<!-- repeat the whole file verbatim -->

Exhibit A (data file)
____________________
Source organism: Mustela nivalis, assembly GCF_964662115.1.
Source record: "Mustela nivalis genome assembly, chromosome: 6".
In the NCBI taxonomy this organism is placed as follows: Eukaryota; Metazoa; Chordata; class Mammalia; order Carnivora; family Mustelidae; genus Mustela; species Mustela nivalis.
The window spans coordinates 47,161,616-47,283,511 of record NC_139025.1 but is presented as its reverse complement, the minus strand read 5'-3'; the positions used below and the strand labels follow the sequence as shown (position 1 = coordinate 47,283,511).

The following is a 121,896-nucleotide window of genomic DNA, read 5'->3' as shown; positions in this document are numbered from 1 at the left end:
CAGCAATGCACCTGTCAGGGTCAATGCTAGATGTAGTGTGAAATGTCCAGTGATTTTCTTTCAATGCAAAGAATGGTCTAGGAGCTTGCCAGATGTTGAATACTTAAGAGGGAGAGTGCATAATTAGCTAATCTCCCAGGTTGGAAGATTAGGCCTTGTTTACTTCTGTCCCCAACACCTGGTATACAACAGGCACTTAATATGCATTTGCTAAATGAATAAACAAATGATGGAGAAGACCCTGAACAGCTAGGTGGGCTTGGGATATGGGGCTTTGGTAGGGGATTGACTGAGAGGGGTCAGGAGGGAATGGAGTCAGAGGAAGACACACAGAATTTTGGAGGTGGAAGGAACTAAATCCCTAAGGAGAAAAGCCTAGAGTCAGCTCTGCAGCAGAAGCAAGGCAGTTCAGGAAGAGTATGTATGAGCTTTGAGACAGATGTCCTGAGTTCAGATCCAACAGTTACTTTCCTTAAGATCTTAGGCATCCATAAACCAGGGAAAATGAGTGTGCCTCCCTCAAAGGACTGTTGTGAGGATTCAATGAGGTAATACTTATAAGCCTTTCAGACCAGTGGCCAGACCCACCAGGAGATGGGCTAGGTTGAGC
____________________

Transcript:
Source organism: Mustela nivalis, assembly GCF_964662115.1.
Source record: "Mustela nivalis genome assembly, chromosome: 6".
In the NCBI taxonomy this organism is placed as follows: Eukaryota; Metazoa; Chordata; class Mammalia; order Carnivora; family Mustelidae; genus Mustela; species Mustela nivalis.
The window spans coordinates 47,161,616-47,283,511 of record NC_139025.1 but is presented as its reverse complement, the minus strand read 5'-3'; the positions used below and the strand labels follow the sequence as shown (position 1 = coordinate 47,283,511).

The following is a 121,896-nucleotide window of genomic DNA, read 5'->3' as shown; positions in this document are numbered from 1 at the left end:
CAGCAATGCACCTGTCAGGGTCAATGCTAGATGTAGTGTGAAATGTCCAGTGATTTTCTTTCAATGCAAAGAATGGTCTAGGAGCTTGCCAGATGTTGAATACTTAAGAGGGAGAGTGCATAATTAGCTAATCTCCCAGGTTGGAAGATTAGGCCTTGTTTACTTCTGTCCCCAACACCTGGTATACAACAGGCACTTAATATGCATTTGCTAAATGAATAAACAAATGATGGAGAAGACCCTGAACAGCTAGGTGGGCTTGGGATATGGGGCTTTGGTAGGGGATTGACTGAGAGGGGTCAGGAGGGAATGGAGTCAGAGGAAGACACACAGAATTTTGGAGGTGGAAGGAACTAAATCCCTAAGGAGAAAAGCCTAGAGTCAGCTCTGCAGCAGAAGCAAGGCAGTTCAGGAAGAGTATGTATGAGCTTTGAGACAGATGTCCTGAGTTCAGATCCAACAGTTACTTTCCTTAAGATCTTAGGCATCCATAAACCAGGGAAAATGAGTGTGCCTCCCTCAAAGGACTGTTGTGAGGATTCAATGAGGTAATACTTATAAGCCTTTCAGACCAGTGGCCAGACCCACCAGGAGATGGGCTAGGTTGAGC